IPv6 DHCP Server and Router Advertisements¶
Automatic address assignment for IPv6 works quite a bit differently than IPv4. Even so, most of the DHCP options are similar, but there are notable differences in behavior in how things are assigned and also how items like the gateway are handed off to clients. Unless otherwise noted, options of the same name work the same for DHCP and DHCPv6. DHCPv6 and Router Advertisements (RA) are configured under Services > DHCPv6 Server/RA. Under that page there are two tabs: One for DHCPv6 Server and one for Router Advertisements.
DHCPv6 vs Stateless Address Autoconfiguration¶
There are a few clients that do not have support for DHCPv6. Some clients only support Stateless Address Autoconfiguration, or SLAAC for short. There is no way for the firewall to have direct knowledge of a list of hosts on the segment using SLAAC addresses, so for some environments it is much less desirable because of the lack of control and reporting of addresses. Consider address tracking and operating system support requirements when deciding how to allocate IPv6 addresses to clients on the network.
Many operating systems such as Windows, OS X, FreeBSD, Linux, and their cousins contain DHCPv6 clients that are capable of obtaining addresses as expected via DHCPv6. Some lightweight or mobile operating systems such as Android do not contain a DHCPv6 client and will only function on a local segment with IPv6 using SLAAC.
Router Advertisements (Or: “Where is the DHCPv6 gateway option”)¶
In IPv6, a router is located through Router Advertisement (RA) messages sent from routers instead of by DHCP; IPv6-enabled routers that support dynamic address assignment are expected to announce themselves on the network to all clients. As such, DHCPv6 does not include any gateway information. So clients can obtain their addresses from DHCPv6 or SLAAC, but unless they are statically configured, they always locate their next hop by using RA packets sent from available gateways.
To enable the RA service:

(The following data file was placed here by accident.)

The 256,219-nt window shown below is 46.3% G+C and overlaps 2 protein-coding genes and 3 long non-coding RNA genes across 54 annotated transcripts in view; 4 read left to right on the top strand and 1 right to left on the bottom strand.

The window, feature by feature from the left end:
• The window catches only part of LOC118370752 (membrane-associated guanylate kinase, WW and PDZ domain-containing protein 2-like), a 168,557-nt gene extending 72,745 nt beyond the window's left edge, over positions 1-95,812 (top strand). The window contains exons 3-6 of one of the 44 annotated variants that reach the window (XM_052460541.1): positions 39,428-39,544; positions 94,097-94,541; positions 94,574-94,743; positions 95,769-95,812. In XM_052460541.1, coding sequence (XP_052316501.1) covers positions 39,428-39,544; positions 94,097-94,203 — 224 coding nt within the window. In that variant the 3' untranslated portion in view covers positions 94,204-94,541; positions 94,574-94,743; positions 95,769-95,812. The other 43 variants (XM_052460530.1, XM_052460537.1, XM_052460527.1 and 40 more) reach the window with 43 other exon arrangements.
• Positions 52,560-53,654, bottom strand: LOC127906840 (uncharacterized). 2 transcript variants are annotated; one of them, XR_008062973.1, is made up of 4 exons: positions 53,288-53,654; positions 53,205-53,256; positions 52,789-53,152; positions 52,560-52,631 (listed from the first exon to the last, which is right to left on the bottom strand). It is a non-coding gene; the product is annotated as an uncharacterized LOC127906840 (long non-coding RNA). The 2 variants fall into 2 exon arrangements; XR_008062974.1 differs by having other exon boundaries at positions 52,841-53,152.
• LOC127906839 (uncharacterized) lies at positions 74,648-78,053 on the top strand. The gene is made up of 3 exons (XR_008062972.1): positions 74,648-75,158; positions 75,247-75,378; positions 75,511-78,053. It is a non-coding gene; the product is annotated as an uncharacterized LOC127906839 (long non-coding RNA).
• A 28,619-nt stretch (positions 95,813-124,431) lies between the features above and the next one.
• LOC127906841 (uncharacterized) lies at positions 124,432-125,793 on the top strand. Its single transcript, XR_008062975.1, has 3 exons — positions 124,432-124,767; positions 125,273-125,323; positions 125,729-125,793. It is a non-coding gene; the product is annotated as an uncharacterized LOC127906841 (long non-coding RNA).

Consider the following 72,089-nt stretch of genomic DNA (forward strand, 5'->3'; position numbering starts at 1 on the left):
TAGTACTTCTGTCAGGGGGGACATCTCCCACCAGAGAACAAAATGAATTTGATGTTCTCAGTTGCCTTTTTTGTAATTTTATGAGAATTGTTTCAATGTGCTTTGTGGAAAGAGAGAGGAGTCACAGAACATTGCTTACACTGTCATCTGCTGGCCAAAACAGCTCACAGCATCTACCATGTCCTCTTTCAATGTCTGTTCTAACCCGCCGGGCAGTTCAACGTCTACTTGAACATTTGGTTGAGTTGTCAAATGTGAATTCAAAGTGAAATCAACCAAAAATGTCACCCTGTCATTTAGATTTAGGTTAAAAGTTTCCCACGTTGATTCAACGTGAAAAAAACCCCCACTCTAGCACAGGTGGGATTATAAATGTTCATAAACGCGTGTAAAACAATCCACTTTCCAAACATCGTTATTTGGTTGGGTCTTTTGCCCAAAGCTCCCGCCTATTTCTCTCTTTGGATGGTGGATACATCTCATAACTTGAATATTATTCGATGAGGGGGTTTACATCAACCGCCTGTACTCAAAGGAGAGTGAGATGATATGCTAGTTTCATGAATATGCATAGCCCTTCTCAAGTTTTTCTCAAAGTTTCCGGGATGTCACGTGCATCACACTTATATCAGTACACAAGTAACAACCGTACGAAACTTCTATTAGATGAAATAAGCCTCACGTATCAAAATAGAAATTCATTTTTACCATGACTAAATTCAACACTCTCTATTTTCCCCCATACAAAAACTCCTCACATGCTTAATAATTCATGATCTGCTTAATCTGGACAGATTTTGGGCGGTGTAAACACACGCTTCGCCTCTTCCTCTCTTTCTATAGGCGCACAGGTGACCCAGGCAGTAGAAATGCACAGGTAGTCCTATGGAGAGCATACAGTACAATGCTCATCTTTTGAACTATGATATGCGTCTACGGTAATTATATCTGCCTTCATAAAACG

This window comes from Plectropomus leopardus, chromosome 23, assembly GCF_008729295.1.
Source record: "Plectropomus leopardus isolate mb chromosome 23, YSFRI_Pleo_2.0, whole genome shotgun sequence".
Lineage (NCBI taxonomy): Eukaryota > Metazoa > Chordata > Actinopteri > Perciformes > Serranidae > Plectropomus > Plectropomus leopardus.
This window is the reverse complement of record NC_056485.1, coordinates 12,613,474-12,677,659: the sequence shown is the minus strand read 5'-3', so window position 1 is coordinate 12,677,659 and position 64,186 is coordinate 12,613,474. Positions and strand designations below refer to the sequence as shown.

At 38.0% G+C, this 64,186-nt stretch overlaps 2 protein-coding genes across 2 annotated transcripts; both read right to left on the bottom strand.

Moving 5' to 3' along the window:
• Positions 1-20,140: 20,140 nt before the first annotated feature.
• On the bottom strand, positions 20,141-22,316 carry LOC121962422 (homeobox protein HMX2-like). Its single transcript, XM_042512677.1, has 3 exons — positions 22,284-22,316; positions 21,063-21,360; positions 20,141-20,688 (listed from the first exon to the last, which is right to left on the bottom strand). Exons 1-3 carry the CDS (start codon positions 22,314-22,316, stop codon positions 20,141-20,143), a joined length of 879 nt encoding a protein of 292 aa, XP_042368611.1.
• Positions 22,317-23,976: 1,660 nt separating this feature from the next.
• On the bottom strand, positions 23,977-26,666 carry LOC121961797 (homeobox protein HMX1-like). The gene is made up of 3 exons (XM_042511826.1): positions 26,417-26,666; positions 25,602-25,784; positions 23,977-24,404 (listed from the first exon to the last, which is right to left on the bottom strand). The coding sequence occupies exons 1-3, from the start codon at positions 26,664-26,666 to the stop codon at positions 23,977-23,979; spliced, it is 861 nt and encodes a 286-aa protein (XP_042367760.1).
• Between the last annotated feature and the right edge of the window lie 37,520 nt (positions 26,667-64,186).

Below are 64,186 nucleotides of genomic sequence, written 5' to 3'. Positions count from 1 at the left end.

- Navigate to Services > DHCPv6 Server/RA
- Click the interface tab for the interface being configured
- Click the Router Advertisements tab
- Select a mode other than Disabled from the Router Mode drop-down list
- Click Save
The other options to control RA behavior may be set as needed for the network:
|Router Advertisement Modes:|
The modes for the RA daemon control the services offered by pfSense, announce the firewall as an IPv6 router on the network, and direct clients on how to obtain addresses.
If multiple IPv6 routers exist on the same network segment, they can indicate to clients in which order they should be used. If a high priority router becomes unavailable, clients will try a normal priority router, and finally a low priority router. Select either Low, Normal, or High from the list. If there is only one router on the network, use Normal.
|Default Valid Lifetime:|
Length of time, specified in seconds, that the advertised prefix will be valid. The default value is 86400 seconds (one day)
|Default Preferred Lifetime:|
Length of time, specified in seconds, that the client addresses generated in this prefix using SLAAC are valid. The default value is 86400 seconds (one day)
This section allows defining a list of subnets for which this firewall will send RA packets. Enter as many subnets as needed, each with an appropriate prefix (typically 64.). To create an additional row for another subnet, click Add.
Obtaining DNS information from RA messages is not universally supported, but for clients that do support it, using SLAAC to give an IP address and DNS from RA can do away with the need for using DHCPv6 entirely.
The Range parameter works similarly to the same setting on IPv4 but it is worth mentioning again here due to the differences in IPv6 addressing.